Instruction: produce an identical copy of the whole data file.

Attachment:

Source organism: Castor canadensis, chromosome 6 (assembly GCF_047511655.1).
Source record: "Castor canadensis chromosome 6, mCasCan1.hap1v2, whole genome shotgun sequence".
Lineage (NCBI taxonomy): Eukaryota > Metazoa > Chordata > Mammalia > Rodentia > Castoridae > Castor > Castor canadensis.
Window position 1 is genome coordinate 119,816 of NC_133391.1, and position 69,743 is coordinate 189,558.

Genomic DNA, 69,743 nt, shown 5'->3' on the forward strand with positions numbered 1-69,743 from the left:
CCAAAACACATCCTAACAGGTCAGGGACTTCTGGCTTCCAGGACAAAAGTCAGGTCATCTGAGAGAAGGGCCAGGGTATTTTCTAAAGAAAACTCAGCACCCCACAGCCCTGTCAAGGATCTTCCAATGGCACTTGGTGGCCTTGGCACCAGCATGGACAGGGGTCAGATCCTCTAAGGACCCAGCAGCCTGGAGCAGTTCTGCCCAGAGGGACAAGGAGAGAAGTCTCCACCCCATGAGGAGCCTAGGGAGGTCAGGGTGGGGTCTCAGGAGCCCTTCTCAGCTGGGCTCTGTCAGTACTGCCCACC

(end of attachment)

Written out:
Source organism: Castor canadensis, chromosome 6 (assembly GCF_047511655.1).
Source record: "Castor canadensis chromosome 6, mCasCan1.hap1v2, whole genome shotgun sequence".
Lineage (NCBI taxonomy): Eukaryota > Metazoa > Chordata > Mammalia > Rodentia > Castoridae > Castor > Castor canadensis.
Window position 1 is genome coordinate 119,816 of NC_133391.1, and position 69,743 is coordinate 189,558.

Genomic DNA, 69,743 nt, shown 5'->3' on the forward strand with positions numbered 1-69,743 from the left:
CCAAAACACATCCTAACAGGTCAGGGACTTCTGGCTTCCAGGACAAAAGTCAGGTCATCTGAGAGAAGGGCCAGGGTATTTTCTAAAGAAAACTCAGCACCCCACAGCCCTGTCAAGGATCTTCCAATGGCACTTGGTGGCCTTGGCACCAGCATGGACAGGGGTCAGATCCTCTAAGGACCCAGCAGCCTGGAGCAGTTCTGCCCAGAGGGACAAGGAGAGAAGTCTCCACCCCATGAGGAGCCTAGGGAGGTCAGGGTGGGGTCTCAGGAGCCCTTCTCAGCTGGGCTCTGTCAGTACTGCCCACC